Hyundai braces for cru­cial rul­ing

Court to rule on Kia Mo­tors or­di­nary wage trial today

The Korea Times - - BUSINESS - By Jhoo Dong-chan

Be­lea­guered Hyundai Mo­tor faces an­other in­flec­tion point today. The court is sched­uled to rule on the trial of its sis­ter brand Kia Mo­tors work­ers’ or­di­nary wage, of which the ver­dict is feared to shake all in­dus­tries.

Var­i­ous busi­ness and po­lit­i­cal groups ex­press their con­cerns that Kia Mo­tors may have to pay up to 3 tril­lion won ($2.66 bil­lion) from its re­serve funds if the ver­dict goes against the na­tion’s sec­ond-largest car­maker. It could also in­flu­ence a num­ber of sim­i­lar on­go­ing law­suits with about 200 firms here.

Kia Mo­tors posted an op­er­at­ing profit of 787 bil­lion won in the first half of the year, down 44 per­cent from a year ago. It was the car­maker’s worst per­for­mance since 2010.

If the court sides with the work­ers, the car­maker is likely to post a deficit in the third quar­ter for the first time since 2007.

“The rul­ing may have an un­ex­pected im­pact on other man­u­fac­tur- ers and their com­pet­i­tive­ness,” the Amer­i­can Cham­ber of Com­merce in Korea said in a press re­lease, im­ply­ing the court rul­ing may lead to a re­duc­tion of for­eign in­vest­ments.

“A con­tin­ued rise of la­bor costs will have a neg­a­tive im­pact on for­eign in­vest­ment. Job qual­ity and firms’ sus­tain­able growth should be bal­anced. Gov­ern­ment, com­pa­nies and work­ers should all work to­gether to in­tro­duce a fa­vor­able busi­ness en­vi­ron­ment com­ply­ing with global stan­dards.”

Fears also stir po­lit­i­cal cir­cles.

“If Kia Mo­tors loses the case, its im­pact will in­flu­ence the na­tion’s car in­dus­try as a whole,” mi­nor op­po­si­tion Peo­ple’s Party law­maker Chang By­oung-wan said ear­lier this week.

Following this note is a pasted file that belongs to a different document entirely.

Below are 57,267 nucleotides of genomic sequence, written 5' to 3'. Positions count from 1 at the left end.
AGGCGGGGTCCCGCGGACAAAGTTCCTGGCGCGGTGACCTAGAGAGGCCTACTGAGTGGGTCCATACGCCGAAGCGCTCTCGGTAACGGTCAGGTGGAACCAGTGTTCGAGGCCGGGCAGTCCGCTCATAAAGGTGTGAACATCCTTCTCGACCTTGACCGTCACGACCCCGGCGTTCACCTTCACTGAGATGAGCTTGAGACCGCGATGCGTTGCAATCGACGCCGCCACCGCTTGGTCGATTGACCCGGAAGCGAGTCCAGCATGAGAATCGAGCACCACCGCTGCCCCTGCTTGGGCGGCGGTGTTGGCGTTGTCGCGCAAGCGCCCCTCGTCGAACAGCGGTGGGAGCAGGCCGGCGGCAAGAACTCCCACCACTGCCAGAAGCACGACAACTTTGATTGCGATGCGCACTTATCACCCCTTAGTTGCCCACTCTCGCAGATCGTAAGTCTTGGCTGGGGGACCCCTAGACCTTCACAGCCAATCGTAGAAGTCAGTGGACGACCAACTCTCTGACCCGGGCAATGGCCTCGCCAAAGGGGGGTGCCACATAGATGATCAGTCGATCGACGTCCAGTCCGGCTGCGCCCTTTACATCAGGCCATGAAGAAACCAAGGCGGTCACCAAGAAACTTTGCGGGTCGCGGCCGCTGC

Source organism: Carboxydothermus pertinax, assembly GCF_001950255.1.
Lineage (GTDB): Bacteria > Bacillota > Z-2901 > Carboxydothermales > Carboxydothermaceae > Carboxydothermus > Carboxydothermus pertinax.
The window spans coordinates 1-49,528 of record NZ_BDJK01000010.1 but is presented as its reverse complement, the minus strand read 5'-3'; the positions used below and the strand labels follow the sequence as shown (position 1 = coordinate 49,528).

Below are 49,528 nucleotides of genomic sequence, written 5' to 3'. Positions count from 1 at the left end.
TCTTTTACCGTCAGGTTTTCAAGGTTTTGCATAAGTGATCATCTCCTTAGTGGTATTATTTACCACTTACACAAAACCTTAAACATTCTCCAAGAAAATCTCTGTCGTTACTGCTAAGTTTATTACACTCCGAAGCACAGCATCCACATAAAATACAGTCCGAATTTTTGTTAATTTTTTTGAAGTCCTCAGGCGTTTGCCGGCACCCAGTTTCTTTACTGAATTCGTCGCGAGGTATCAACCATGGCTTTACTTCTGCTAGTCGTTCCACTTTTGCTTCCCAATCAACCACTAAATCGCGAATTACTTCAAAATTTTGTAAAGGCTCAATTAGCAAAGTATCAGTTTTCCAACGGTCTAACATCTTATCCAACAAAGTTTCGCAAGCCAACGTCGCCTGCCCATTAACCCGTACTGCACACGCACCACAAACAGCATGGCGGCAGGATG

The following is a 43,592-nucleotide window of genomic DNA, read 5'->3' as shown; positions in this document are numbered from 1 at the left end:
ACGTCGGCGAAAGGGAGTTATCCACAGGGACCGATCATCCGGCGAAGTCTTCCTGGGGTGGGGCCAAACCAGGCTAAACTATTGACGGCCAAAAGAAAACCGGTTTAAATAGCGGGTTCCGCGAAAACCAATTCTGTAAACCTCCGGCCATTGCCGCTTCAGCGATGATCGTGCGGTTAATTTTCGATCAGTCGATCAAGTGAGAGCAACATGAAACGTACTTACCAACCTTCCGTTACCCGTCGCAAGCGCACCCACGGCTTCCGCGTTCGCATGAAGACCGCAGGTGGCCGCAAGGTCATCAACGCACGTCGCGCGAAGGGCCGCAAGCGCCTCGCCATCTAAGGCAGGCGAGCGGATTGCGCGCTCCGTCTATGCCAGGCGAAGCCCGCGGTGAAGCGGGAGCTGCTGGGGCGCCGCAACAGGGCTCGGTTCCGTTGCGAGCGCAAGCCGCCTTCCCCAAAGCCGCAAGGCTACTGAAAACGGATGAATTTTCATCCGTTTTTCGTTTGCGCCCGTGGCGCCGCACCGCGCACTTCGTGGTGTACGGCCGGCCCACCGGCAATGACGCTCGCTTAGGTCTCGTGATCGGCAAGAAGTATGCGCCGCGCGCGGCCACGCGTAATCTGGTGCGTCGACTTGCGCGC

“Due to pos­si­ble in­creased la­bor costs, about 23,000 job op­por­tu­ni­ties are ex­pected to be off the ta­ble. Busi­ness cir­cles claim so­cial costs may amount to 38 tril­lion won. GM Korea may also face ad­di­tional la­bor costs of 500 bil­lion won for the next three years de­pend­ing on the court rul­ing. Then, GM is likely to with- draw from the Korean mar­ket.”

An­other Peo­ple’s Party law­maker Cho Bae-sook agreed.

“The na­tion’s car­mak­ers have al­ready suf­fered from the Chi­nese gov­ern­ment’s eco­nomic re­tal­i­a­tion over de­ploy­ment of the U.S. mis­sile de­fense sys­tem and low de­mand in overseas mar­kets. If the court rules against Kia Mo­tors, the car­maker group may face an un­prece­dented cri­sis this year,” she said.

Hyundai Mo­tor said Tues­day its four fac­to­ries in China have stopped op­er­a­tions af­ter a local sup­plier re­fused to pro­vide prod­ucts be­cause of de­layed pay­ments.

Beijing Hyundai Mo­tor, the car­maker’s local joint ven­ture there, be­gan to slow down its pro­duc­tion line in its Hangzhou and three other plants in Beijing last week be­cause of a lack of parts.

The four plants then restarted pro­duc­tion op­er­a­tion on Wed­nes­day, but con­cerns are mount­ing as the com­pany’s profit plunge this year is due to the po­lit­i­cal row linked to diplo­matic ten­sions be­tween Seoul and Beijing.

Hyundai Mo­tor Group head of­fice in Seoul

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